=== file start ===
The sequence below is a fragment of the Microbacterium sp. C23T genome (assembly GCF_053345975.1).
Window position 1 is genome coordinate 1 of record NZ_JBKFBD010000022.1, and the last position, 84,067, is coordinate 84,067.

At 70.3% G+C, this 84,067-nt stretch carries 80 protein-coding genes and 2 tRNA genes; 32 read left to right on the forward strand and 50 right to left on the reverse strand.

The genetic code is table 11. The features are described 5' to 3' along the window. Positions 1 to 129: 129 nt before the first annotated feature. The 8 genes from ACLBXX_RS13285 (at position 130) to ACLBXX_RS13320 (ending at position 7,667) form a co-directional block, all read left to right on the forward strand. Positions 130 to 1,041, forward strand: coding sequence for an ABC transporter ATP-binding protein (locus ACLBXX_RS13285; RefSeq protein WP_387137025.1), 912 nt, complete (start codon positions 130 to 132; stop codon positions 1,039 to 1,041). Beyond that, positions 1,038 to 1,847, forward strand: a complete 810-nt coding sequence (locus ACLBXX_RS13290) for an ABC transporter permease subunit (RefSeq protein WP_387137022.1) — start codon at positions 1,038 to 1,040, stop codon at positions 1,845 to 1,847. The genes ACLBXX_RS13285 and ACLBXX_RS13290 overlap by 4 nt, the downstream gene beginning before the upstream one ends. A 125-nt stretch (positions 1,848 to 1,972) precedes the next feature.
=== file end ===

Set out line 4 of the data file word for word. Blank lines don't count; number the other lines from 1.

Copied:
The genetic code is table 11. The features are described 5' to 3' along the window. Positions 1 to 129: 129 nt before the first annotated feature. The 8 genes from ACLBXX_RS13285 (at position 130) to ACLBXX_RS13320 (ending at position 7,667) form a co-directional block, all read left to right on the forward strand. Positions 130 to 1,041, forward strand: coding sequence for an ABC transporter ATP-binding protein (locus ACLBXX_RS13285; RefSeq protein WP_387137025.1), 912 nt, complete (start codon positions 130 to 132; stop codon positions 1,039 to 1,041). Beyond that, positions 1,038 to 1,847, forward strand: a complete 810-nt coding sequence (locus ACLBXX_RS13290) for an ABC transporter permease subunit (RefSeq protein WP_387137022.1) — start codon at positions 1,038 to 1,040, stop codon at positions 1,845 to 1,847. The genes ACLBXX_RS13285 and ACLBXX_RS13290 overlap by 4 nt, the downstream gene beginning before the upstream one ends. A 125-nt stretch (positions 1,848 to 1,972) precedes the next feature.